On second thoughts, coffee shops as co-living rooms aren’t going to work in the UK. Coffee houses are blandspace, neutral ground, business places, places you meet people you’re not keen to let any further into your life.
British television dramas focus around pubs – not diners as in Seinfeld or coffee shops as in Friends. This should’ve been a clue. Britain is a nation of swift halves, not demitasse or semi-skimmed. The pub as co-living room is closer to the heart of the nation than even actual living rooms. On Christmas Day, people go to their local to pay their respects to their landlord and escape their living rooms. Pubs offer something that domestic life doesn’t. After, people go back home and catch up on virtual pub life with the Christmas special. In most other episodes you’ll see some characters sitting quietly in the background chatting and getting on with their lives away from where they actually bed-down for the night.
Sadly, pubs are being bought and converted into flats – thirty each week, they say, though the rate is also said to have recently dropped to about 20.
Architecturally, the results are never pleasing. Those corner doors used to be so welcoming and now they’re not.
So then, here’s the pitch: why not keep the pub functioning as co-living space with the added frisson of random strangers, and build/convert/sell studio apartments above?
It doesn’t make sense to destroy everything that’s nice about something just because one aspect of it isn’t as popular as it used to be. All it requires is a change in attitude and a change in tenure. A freehold studio with bathroom and minimal kitchen facilities above a shared source of sofas, food, televised football and the potential for company is all that’s required. The food needn’t be pretentiously, competitively or unsustainably gastro because all that’s needed is nutritional value for money on a daily basis.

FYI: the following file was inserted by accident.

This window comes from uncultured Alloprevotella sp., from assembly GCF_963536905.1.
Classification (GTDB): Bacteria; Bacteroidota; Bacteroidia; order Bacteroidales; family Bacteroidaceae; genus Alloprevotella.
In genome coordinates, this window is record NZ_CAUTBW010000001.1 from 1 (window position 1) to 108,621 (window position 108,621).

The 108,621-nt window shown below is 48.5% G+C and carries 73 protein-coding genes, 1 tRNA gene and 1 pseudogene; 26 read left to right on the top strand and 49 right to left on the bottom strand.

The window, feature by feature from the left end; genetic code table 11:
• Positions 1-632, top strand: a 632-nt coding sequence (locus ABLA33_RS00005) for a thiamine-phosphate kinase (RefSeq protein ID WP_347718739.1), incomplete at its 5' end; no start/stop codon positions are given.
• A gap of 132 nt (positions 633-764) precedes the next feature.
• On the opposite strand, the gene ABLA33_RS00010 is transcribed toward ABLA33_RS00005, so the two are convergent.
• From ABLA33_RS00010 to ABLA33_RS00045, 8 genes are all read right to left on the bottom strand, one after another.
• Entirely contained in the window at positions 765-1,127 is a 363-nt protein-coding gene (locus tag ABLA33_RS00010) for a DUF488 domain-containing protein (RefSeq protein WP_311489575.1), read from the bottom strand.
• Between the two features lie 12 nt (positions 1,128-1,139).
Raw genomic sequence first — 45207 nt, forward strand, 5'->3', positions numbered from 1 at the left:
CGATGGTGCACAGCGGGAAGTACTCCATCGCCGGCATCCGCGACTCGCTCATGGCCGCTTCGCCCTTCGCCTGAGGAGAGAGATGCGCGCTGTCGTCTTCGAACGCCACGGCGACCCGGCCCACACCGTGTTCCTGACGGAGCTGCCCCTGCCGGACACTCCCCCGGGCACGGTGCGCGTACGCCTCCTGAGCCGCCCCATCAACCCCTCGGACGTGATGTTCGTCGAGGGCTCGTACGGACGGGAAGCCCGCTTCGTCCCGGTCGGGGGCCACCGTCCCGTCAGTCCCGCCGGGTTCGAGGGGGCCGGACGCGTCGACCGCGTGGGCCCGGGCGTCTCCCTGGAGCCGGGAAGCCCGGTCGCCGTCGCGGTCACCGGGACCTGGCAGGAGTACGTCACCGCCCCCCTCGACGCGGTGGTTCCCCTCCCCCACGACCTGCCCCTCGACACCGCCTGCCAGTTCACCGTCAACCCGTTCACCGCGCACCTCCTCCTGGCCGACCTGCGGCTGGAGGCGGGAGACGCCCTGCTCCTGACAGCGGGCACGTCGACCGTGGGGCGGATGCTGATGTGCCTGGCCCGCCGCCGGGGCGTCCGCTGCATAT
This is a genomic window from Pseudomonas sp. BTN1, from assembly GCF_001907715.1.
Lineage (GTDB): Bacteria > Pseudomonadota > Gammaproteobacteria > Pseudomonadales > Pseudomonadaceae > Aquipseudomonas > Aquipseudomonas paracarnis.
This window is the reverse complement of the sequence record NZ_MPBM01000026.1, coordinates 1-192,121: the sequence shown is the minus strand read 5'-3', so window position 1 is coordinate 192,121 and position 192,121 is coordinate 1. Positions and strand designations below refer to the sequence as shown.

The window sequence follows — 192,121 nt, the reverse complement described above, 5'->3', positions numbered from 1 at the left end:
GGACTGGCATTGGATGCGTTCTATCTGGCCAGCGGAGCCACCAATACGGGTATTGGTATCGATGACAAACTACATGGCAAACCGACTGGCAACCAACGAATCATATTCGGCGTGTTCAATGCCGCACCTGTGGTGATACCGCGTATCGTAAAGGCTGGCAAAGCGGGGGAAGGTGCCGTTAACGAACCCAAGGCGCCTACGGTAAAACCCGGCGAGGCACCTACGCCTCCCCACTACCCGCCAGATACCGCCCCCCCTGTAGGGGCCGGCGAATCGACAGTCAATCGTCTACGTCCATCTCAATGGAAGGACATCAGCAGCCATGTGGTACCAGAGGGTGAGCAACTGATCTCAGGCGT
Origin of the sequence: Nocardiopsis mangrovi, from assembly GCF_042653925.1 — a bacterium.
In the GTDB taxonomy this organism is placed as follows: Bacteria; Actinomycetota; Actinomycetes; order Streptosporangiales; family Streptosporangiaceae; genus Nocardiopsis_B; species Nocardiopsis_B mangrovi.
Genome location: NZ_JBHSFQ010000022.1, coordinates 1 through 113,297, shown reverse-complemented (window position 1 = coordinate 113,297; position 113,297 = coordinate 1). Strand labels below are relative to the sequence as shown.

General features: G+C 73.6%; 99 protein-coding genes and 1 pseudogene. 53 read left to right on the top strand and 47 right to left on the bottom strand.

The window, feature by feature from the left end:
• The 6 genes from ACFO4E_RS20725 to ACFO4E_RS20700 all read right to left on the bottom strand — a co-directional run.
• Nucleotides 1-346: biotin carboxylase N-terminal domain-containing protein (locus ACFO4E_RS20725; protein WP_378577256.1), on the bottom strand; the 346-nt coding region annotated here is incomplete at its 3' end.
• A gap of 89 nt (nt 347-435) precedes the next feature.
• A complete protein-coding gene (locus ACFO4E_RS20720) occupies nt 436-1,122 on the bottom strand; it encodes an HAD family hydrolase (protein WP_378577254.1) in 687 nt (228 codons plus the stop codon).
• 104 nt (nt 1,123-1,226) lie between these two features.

Let’s be clear. Upstairs is studio apartments for sale. (In an ideal world, this new equity instrument would be preferentially available to single first-time buyers.) Ground floor is a bar with comfy seats and tables serving canteen/caff food. We should’ve seen this coming. Even back in 2000, bars in London started having names like ‘Home’ and ‘Mother’. It was possible to order baked beans on toast as bar food. In further development, cereal restaurants are now a thing.
What in London appears as the simple commercialisation of domestic life appears in Moscow as commercialised nostalgia for a simpler domestic life. What the two have in common is a demand for a shared domesticity not being met by how people live.
Easing into co-living via pubs as living rooms involves no change in people’s social habits, and no perceptions challenged. You can still meet your friends at a pub near where they live or one near where you live. No-one need even know you have equity in a room above a boozer. This consolidates several trends and solves several problems at once.
- Apartments can be smaller with little loss of amenity. People already use pubs and bars as their living rooms. This just makes it official.
- We don’t have to look forward to a world of co-living wirelessed coffee shops. With pubs, a whole new world of decorative possibilities doesn’t immediately open up. The same old pubs can stay just as they are. Artless interiors are more homelike. Continuity is good.
- A traditional social amenity that is falling out of use can be put to the same use but with the rooms above fully occupied and paid for. Converting pubs into apartments involves a change in typology as well as the corresponding change in tenure but co-living pubs involve only a change in the tenure upstairs. The ‘living room’ can be run however works best. Some will become like hostels. Others will be places to be. This happens anyway. No-one is forcing anyone to actually use the one they live above, although 20% discounts for residents could encourage it.Co-living for students is already sorted, as is co-living for the elderly. Pub as co-living dwelling goes some way to meeting the needs of that inbetween demographic with decreasing options – i.e. the rest of us.
• • •